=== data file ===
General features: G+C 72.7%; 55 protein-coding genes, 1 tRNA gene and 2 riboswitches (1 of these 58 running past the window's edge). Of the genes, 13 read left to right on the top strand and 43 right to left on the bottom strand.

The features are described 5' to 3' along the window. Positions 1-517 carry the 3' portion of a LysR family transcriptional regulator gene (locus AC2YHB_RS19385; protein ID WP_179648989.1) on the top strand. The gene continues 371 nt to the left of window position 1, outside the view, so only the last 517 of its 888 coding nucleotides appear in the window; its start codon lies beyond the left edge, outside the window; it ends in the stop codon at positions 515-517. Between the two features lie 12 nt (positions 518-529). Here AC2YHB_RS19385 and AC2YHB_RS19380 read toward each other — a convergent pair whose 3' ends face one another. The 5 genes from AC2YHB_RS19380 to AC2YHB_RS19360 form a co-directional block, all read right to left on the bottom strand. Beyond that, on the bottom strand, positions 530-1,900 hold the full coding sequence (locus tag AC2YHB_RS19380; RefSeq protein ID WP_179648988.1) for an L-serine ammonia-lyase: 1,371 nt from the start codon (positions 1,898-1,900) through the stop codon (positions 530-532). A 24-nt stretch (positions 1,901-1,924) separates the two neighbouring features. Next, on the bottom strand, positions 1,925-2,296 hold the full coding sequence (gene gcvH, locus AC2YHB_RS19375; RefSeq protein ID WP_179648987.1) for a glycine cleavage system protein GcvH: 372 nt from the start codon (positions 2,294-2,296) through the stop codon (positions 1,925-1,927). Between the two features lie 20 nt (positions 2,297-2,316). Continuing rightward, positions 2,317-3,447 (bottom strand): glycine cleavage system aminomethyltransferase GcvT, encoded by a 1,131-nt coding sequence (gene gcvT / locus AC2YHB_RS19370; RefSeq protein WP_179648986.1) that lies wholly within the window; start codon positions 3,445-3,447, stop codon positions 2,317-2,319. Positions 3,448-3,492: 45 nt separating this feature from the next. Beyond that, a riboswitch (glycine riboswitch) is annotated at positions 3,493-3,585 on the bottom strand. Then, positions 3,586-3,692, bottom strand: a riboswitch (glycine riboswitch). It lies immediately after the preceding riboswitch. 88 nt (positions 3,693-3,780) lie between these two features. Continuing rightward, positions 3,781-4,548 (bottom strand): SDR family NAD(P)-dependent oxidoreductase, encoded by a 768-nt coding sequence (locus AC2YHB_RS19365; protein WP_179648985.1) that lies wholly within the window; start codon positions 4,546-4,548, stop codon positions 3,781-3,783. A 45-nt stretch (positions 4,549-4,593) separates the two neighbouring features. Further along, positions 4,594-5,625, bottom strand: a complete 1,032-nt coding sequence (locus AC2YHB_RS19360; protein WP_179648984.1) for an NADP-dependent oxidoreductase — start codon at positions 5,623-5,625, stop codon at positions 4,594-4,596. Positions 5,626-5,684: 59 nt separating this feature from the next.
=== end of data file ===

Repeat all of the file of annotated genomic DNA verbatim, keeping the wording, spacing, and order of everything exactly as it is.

General features: G+C 72.7%; 55 protein-coding genes, 1 tRNA gene and 2 riboswitches (1 of these 58 running past the window's edge). Of the genes, 13 read left to right on the top strand and 43 right to left on the bottom strand.

The features are described 5' to 3' along the window. Positions 1-517 carry the 3' portion of a LysR family transcriptional regulator gene (locus AC2YHB_RS19385; protein ID WP_179648989.1) on the top strand. The gene continues 371 nt to the left of window position 1, outside the view, so only the last 517 of its 888 coding nucleotides appear in the window; its start codon lies beyond the left edge, outside the window; it ends in the stop codon at positions 515-517. Between the two features lie 12 nt (positions 518-529). Here AC2YHB_RS19385 and AC2YHB_RS19380 read toward each other — a convergent pair whose 3' ends face one another. The 5 genes from AC2YHB_RS19380 to AC2YHB_RS19360 form a co-directional block, all read right to left on the bottom strand. Beyond that, on the bottom strand, positions 530-1,900 hold the full coding sequence (locus tag AC2YHB_RS19380; RefSeq protein ID WP_179648988.1) for an L-serine ammonia-lyase: 1,371 nt from the start codon (positions 1,898-1,900) through the stop codon (positions 530-532). A 24-nt stretch (positions 1,901-1,924) separates the two neighbouring features. Next, on the bottom strand, positions 1,925-2,296 hold the full coding sequence (gene gcvH, locus AC2YHB_RS19375; RefSeq protein ID WP_179648987.1) for a glycine cleavage system protein GcvH: 372 nt from the start codon (positions 2,294-2,296) through the stop codon (positions 1,925-1,927). Between the two features lie 20 nt (positions 2,297-2,316). Continuing rightward, positions 2,317-3,447 (bottom strand): glycine cleavage system aminomethyltransferase GcvT, encoded by a 1,131-nt coding sequence (gene gcvT / locus AC2YHB_RS19370; RefSeq protein WP_179648986.1) that lies wholly within the window; start codon positions 3,445-3,447, stop codon positions 2,317-2,319. Positions 3,448-3,492: 45 nt separating this feature from the next. Beyond that, a riboswitch (glycine riboswitch) is annotated at positions 3,493-3,585 on the bottom strand. Then, positions 3,586-3,692, bottom strand: a riboswitch (glycine riboswitch). It lies immediately after the preceding riboswitch. 88 nt (positions 3,693-3,780) lie between these two features. Continuing rightward, positions 3,781-4,548 (bottom strand): SDR family NAD(P)-dependent oxidoreductase, encoded by a 768-nt coding sequence (locus AC2YHB_RS19365; protein WP_179648985.1) that lies wholly within the window; start codon positions 4,546-4,548, stop codon positions 3,781-3,783. A 45-nt stretch (positions 4,549-4,593) separates the two neighbouring features. Further along, positions 4,594-5,625, bottom strand: a complete 1,032-nt coding sequence (locus AC2YHB_RS19360; protein WP_179648984.1) for an NADP-dependent oxidoreductase — start codon at positions 5,623-5,625, stop codon at positions 4,594-4,596. Positions 5,626-5,684: 59 nt separating this feature from the next.